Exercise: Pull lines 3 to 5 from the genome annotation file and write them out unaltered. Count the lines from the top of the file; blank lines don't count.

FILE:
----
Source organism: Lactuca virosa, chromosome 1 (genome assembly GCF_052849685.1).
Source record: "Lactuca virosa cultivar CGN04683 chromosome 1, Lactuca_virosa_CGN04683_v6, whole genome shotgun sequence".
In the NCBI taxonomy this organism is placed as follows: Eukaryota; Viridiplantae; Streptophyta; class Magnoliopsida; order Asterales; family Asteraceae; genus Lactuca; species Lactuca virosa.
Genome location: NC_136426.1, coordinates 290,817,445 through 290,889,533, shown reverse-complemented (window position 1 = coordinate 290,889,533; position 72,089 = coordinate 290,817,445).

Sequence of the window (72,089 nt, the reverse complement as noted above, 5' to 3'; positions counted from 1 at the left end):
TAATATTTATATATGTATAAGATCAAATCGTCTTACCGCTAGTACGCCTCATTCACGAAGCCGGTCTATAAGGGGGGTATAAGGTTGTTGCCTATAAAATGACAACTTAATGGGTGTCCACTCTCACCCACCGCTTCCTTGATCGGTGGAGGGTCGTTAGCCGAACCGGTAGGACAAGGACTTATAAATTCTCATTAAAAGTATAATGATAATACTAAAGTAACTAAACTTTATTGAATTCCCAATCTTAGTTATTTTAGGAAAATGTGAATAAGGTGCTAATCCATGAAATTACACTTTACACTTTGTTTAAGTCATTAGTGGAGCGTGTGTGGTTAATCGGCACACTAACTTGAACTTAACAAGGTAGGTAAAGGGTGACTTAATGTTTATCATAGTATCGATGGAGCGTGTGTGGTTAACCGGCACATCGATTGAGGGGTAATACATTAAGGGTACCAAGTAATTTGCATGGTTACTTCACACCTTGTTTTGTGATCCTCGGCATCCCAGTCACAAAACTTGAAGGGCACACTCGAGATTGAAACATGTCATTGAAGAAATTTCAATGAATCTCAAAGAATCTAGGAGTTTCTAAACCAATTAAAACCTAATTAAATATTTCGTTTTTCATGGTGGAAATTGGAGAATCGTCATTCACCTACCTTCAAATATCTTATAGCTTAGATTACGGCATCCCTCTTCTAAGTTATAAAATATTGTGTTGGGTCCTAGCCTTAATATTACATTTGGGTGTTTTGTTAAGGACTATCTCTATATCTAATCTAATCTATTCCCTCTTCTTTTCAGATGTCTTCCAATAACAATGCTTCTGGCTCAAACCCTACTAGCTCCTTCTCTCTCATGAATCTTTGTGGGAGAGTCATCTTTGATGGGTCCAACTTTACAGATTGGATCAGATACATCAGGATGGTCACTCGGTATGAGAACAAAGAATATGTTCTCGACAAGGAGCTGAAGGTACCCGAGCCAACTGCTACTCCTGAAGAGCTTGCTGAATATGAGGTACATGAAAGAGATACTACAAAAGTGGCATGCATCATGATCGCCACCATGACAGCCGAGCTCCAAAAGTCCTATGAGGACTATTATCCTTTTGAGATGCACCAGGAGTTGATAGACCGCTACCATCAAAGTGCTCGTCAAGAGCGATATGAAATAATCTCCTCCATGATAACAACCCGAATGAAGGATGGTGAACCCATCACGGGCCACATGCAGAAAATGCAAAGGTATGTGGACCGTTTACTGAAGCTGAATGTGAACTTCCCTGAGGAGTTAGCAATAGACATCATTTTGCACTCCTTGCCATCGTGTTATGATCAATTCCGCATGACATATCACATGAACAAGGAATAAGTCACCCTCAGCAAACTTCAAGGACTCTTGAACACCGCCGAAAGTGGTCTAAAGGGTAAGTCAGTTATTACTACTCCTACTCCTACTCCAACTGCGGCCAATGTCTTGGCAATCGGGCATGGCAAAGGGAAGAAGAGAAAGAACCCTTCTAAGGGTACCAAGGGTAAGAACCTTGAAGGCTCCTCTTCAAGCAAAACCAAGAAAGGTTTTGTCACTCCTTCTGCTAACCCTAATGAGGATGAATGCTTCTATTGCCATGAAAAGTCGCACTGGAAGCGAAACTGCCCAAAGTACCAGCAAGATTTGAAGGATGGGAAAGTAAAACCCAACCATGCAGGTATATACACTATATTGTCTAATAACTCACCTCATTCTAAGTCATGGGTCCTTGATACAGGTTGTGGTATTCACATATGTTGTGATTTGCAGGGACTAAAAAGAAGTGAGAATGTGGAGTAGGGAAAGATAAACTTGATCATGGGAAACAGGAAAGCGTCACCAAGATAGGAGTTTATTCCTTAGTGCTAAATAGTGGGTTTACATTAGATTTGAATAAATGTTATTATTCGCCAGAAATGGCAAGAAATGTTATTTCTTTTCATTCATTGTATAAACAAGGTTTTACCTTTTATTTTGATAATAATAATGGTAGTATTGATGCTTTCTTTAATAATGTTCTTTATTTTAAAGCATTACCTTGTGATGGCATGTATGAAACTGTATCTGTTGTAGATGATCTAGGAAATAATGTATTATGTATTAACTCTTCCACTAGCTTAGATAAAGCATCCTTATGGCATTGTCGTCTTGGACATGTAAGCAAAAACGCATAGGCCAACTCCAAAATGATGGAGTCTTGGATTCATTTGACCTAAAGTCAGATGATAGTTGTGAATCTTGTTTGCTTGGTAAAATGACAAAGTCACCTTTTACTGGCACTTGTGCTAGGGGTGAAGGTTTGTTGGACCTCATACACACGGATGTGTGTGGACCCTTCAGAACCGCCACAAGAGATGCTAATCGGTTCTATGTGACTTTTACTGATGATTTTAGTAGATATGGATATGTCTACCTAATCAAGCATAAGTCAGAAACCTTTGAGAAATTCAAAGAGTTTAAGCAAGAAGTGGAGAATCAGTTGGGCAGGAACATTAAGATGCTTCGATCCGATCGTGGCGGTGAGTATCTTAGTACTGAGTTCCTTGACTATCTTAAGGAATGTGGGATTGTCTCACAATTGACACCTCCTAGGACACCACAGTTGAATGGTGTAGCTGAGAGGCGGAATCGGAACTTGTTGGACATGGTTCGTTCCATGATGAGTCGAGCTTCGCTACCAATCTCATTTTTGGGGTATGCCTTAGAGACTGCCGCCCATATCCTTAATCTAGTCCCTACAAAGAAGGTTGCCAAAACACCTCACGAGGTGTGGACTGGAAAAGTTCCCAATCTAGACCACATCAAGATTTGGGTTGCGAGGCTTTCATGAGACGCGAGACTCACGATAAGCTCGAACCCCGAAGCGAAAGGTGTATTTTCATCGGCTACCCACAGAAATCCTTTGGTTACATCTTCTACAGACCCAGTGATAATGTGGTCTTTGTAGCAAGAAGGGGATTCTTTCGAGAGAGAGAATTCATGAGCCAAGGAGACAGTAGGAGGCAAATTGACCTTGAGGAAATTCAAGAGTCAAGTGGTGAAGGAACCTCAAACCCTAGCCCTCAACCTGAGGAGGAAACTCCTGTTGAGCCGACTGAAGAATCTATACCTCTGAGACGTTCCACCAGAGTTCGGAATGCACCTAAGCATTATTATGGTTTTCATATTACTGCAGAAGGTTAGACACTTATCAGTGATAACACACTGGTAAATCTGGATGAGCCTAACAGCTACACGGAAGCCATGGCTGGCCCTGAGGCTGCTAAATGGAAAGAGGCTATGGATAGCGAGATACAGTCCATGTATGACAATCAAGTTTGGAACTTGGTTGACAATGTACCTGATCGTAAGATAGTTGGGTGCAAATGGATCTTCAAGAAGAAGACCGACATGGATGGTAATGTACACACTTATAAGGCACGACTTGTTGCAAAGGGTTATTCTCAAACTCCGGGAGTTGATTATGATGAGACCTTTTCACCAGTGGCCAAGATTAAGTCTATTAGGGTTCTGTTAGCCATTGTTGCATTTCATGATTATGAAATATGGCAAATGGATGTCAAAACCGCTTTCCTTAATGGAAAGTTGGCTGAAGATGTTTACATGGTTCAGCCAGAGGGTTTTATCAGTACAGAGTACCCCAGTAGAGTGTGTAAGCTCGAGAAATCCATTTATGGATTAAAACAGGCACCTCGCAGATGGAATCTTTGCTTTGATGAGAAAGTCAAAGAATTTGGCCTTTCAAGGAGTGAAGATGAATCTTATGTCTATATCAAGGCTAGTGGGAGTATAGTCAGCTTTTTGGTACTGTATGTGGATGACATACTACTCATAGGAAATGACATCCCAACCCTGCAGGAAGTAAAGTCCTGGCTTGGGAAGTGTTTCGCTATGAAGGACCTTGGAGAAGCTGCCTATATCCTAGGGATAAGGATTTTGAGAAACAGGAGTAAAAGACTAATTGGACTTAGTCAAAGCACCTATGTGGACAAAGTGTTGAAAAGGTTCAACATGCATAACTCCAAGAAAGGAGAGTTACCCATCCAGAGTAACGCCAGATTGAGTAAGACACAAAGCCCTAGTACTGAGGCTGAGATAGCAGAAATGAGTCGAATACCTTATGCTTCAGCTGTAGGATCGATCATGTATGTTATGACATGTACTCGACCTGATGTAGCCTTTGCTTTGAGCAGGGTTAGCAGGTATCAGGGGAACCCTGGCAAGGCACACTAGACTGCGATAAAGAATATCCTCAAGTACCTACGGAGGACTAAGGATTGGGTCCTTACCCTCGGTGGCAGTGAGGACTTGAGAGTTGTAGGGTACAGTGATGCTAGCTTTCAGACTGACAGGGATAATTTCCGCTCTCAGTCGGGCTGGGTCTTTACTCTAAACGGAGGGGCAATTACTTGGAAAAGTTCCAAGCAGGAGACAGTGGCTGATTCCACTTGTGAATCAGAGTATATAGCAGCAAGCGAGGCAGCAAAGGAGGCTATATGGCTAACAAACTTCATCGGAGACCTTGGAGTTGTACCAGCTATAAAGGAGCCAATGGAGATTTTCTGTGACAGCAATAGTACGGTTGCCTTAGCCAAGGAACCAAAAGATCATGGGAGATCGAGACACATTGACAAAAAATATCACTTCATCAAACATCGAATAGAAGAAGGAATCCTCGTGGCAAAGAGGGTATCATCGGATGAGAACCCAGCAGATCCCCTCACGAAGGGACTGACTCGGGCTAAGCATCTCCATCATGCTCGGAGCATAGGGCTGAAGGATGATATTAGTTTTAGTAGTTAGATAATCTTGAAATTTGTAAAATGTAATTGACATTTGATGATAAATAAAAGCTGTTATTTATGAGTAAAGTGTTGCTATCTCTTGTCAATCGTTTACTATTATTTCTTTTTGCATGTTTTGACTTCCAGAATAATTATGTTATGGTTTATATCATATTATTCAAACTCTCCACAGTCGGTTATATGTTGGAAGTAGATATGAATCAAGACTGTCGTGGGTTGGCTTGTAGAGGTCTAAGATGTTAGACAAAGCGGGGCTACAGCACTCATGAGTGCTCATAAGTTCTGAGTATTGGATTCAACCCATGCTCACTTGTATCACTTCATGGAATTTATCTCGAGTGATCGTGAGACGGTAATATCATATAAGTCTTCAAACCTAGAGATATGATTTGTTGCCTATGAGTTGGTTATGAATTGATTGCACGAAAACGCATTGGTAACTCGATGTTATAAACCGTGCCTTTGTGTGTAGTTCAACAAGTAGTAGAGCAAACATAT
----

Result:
In the NCBI taxonomy this organism is placed as follows: Eukaryota; Viridiplantae; Streptophyta; class Magnoliopsida; order Asterales; family Asteraceae; genus Lactuca; species Lactuca virosa.
Genome location: NC_136426.1, coordinates 290,817,445 through 290,889,533, shown reverse-complemented (window position 1 = coordinate 290,889,533; position 72,089 = coordinate 290,817,445).

Sequence of the window (72,089 nt, the reverse complement as noted above, 5' to 3'; positions counted from 1 at the left end):